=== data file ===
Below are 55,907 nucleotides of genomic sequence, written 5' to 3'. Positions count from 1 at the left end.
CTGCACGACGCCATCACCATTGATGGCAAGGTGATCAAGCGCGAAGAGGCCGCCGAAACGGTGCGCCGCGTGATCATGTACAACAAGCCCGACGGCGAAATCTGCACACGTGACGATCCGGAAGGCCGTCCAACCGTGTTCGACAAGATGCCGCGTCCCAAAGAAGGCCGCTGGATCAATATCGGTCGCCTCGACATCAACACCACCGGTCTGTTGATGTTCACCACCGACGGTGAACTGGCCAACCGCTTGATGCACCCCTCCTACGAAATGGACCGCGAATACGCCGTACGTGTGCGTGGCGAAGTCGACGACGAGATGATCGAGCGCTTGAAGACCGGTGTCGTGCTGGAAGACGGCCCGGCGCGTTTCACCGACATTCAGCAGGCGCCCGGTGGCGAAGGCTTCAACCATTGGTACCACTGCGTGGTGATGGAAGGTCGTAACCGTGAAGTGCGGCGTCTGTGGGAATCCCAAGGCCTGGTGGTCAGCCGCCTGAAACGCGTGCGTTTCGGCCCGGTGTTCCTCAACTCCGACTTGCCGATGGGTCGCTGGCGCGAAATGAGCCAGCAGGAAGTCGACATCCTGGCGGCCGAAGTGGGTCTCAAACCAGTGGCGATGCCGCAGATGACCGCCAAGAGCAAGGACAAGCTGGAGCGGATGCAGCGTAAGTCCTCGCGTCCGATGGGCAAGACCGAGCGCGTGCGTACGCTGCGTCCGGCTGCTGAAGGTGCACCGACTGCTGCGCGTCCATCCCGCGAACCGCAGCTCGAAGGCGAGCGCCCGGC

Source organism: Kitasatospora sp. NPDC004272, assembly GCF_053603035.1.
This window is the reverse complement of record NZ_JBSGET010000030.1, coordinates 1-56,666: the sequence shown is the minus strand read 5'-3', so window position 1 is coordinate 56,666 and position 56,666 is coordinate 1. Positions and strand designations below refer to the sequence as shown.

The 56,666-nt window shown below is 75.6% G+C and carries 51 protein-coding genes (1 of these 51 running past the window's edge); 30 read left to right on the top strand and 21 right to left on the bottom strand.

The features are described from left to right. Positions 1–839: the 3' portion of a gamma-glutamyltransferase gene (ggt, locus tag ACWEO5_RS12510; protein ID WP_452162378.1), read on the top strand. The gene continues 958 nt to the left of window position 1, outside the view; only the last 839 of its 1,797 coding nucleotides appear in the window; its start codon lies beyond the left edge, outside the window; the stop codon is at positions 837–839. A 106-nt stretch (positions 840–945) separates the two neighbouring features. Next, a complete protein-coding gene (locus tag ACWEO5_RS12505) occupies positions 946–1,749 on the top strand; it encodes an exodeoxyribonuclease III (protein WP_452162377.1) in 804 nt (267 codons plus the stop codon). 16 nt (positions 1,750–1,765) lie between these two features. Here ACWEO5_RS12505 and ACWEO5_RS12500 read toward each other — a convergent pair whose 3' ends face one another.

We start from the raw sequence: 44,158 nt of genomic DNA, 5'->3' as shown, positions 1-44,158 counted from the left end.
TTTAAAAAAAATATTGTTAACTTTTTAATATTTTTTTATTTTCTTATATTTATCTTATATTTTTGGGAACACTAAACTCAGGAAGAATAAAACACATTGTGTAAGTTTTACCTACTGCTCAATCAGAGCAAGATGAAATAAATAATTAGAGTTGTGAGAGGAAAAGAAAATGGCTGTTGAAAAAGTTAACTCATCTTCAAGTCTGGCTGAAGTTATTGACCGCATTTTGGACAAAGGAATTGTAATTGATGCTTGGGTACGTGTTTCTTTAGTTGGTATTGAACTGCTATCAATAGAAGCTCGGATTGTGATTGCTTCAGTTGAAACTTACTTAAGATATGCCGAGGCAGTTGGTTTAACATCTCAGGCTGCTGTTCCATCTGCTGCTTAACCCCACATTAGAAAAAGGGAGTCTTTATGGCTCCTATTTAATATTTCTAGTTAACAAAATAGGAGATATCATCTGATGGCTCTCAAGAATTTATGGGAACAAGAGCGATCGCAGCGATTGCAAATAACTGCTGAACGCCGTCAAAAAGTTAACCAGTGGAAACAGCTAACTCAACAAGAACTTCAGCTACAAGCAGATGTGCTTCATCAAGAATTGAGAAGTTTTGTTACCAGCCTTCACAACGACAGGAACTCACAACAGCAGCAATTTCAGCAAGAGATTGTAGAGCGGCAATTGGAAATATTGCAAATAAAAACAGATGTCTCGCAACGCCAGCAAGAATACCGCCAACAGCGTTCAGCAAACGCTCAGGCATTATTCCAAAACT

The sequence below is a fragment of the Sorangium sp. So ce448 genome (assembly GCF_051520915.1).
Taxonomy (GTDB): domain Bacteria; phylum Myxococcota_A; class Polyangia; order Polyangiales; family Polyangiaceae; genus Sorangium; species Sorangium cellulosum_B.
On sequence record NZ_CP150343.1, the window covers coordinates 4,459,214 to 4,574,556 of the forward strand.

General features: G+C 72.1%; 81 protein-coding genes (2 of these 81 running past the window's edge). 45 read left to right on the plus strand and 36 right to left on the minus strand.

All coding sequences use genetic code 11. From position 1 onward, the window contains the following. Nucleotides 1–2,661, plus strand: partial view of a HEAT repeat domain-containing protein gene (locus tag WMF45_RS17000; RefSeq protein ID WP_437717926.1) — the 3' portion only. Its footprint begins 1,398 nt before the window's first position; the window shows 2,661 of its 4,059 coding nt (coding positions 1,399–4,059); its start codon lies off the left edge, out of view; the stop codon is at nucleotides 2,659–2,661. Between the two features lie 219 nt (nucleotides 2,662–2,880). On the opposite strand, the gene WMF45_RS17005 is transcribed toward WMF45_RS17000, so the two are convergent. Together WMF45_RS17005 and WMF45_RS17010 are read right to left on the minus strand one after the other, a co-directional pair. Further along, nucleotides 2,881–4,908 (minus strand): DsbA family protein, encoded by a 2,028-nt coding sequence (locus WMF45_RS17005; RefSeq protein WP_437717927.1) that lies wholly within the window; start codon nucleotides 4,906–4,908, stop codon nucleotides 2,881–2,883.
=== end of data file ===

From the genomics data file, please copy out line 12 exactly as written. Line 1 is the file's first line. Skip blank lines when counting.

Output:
General features: G+C 72.1%; 81 protein-coding genes (2 of these 81 running past the window's edge). 45 read left to right on the plus strand and 36 right to left on the minus strand.